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Facebook was first warned in late 2015 that Cambridge Analytica was misusing data illicitly harvested from millions of Americans in an attempt to sway the 2016 US elections.
It didn’t pull the plug on the firm’s access to user data until March 2018 after reporting from The Guardian turned the breach into a global scandal.
More than two years later — and barely two months before the deadline for votes to cast their ballots in the 2020 elections — Facebook has decided it wants to know more about how it impacts democracy, announcing last week that it would partner with 17 researchers to study the impact of Facebook and Instagram on voters’ attitudes and actions.
But researchers outside of the project are conflicted. While they praised Facebook for promising to ensure more transparency and independence than it has before, they also questioned why the company waited so long and just how much this study will really bring to light.
“Isn’t this a little bit too late?” Fadi Quran, a campaign director with nonprofit research group Avaaz, told Business Insider.
“Facebook has known now for a long time that there’s election interference, that malicious actors are using the platform to influence voters,” he said. “Why is this only happening now at such a late stage?”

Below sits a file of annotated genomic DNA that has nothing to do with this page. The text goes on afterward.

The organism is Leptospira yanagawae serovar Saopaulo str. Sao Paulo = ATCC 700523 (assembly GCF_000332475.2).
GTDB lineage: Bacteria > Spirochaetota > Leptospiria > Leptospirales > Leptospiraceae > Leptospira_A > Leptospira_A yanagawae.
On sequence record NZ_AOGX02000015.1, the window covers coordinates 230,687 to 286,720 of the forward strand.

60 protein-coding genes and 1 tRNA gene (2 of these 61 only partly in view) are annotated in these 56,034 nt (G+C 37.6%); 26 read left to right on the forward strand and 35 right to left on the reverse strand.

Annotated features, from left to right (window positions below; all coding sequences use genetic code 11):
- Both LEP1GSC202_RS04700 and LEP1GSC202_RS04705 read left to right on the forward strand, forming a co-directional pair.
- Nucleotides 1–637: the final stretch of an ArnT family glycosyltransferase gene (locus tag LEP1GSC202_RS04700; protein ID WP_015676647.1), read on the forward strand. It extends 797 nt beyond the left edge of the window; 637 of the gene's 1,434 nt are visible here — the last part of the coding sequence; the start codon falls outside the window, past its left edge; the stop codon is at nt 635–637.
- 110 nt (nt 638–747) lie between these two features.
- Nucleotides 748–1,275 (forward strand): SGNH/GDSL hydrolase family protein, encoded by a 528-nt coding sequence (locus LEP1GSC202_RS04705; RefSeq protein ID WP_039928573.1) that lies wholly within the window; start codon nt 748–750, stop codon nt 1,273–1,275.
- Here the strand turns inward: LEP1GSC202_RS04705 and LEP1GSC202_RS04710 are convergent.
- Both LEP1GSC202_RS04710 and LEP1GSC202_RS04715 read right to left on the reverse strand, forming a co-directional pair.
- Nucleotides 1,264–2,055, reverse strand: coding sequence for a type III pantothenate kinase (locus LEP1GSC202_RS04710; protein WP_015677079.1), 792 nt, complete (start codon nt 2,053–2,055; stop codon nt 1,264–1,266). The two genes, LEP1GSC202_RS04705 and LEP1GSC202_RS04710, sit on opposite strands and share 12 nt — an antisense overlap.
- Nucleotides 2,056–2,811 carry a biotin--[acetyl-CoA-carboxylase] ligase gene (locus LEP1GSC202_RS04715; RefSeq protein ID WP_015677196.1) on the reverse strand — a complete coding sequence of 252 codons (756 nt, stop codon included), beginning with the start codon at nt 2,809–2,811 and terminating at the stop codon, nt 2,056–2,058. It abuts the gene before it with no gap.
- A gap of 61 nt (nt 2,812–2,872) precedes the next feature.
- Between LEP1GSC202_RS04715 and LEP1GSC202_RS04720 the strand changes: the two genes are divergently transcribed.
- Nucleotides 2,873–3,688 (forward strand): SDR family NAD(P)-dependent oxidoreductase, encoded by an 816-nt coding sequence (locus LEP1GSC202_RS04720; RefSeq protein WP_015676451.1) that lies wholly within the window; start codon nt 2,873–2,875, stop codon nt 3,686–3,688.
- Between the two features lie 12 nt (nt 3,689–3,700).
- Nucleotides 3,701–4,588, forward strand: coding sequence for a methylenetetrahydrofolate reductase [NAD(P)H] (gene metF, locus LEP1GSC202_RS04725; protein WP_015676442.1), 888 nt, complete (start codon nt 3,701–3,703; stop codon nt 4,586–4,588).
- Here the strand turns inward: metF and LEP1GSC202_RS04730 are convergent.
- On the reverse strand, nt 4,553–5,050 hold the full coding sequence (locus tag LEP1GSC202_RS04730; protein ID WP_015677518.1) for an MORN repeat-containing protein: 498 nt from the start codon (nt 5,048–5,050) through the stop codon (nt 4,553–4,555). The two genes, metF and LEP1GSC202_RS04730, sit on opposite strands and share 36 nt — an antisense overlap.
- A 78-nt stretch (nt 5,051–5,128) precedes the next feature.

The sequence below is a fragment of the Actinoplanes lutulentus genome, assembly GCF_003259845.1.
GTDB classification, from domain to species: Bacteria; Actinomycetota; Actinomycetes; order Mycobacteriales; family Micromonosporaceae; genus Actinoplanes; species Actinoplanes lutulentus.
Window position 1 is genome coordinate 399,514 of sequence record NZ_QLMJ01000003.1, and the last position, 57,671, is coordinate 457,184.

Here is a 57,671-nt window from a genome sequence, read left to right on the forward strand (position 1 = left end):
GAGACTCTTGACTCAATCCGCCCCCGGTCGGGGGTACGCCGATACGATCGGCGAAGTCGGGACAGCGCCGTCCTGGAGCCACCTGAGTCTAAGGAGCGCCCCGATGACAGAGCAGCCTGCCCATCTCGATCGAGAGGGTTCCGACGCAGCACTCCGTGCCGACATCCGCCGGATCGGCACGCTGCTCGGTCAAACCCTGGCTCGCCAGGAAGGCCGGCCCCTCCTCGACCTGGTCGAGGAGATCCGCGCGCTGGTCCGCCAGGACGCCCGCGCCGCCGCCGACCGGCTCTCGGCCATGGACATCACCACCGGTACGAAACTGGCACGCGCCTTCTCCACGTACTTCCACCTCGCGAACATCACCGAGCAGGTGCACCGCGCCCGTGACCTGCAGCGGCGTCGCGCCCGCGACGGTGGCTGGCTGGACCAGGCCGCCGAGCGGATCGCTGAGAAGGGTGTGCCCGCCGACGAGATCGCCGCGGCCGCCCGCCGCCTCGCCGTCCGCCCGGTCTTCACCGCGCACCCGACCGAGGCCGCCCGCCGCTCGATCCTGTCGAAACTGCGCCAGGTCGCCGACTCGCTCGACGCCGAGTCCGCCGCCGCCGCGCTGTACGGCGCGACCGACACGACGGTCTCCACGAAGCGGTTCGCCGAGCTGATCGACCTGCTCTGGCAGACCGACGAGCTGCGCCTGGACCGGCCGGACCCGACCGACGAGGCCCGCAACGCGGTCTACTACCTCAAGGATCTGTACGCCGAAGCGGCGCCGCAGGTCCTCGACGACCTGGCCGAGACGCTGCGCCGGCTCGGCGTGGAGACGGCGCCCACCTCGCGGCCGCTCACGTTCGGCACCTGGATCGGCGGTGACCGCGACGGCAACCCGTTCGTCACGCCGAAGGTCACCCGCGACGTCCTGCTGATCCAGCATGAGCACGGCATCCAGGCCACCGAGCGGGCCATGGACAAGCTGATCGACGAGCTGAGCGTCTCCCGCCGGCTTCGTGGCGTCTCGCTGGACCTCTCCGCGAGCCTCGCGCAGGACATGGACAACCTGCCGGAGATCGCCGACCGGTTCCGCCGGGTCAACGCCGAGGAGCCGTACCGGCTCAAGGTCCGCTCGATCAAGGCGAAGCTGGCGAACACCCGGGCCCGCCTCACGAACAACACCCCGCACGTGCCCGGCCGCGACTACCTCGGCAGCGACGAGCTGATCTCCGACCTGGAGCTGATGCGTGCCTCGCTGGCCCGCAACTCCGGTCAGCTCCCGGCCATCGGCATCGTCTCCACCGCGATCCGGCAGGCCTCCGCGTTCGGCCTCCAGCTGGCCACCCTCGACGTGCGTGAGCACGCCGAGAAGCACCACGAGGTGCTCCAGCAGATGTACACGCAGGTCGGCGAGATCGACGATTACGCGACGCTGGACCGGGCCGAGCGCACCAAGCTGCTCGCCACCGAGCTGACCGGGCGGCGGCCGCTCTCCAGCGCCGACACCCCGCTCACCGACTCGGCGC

Facebook said it doesn’t “expect to publish any findings until mid-2021 at the earliest.” The company did not reply to a request for comment on this story.
Since the company is leaving it to the research team to decide which questions to ask and draw their own conclusions — a good thing — we don’t yet know much about what they hope to learn. In its initial announcement, Facebook said it’s curious about: “whether social media makes us more polarized as a society, or if it largely reflects the divisions that already exist; if it helps people to become better informed about politics, or less; or if it affects people’s attitudes towards government and democracy, including whether and how they vote.”
Facebook executives have reportedly known the answer to that first question — that the company’s algorithms do help polarize and radicalize people — and that they knowingly shut down efforts to fix the issue or even research it more.
But even setting that aside, researchers say they’ve already identified some potential shortcomings in the study.
“A lot of the focus of this work is very much about how honest players are using these systems,” Laura Edelson, a researcher who studies political ads and misinformation at New York University, told Business Insider.
“Where I’m concerned is that they’re almost exclusively not looking at the ways that things are going wrong, and that’s where I wish this was going further,” she added.
Quran echoed that assessment, saying: “One big thing that they’re going to miss by not looking more deeply at these malicious actors, and just by the design, is the scale of content that’s been created by these actors and that’s influencing public opinion.”
A long list of research and media reports have …read more
Source:: Business Insider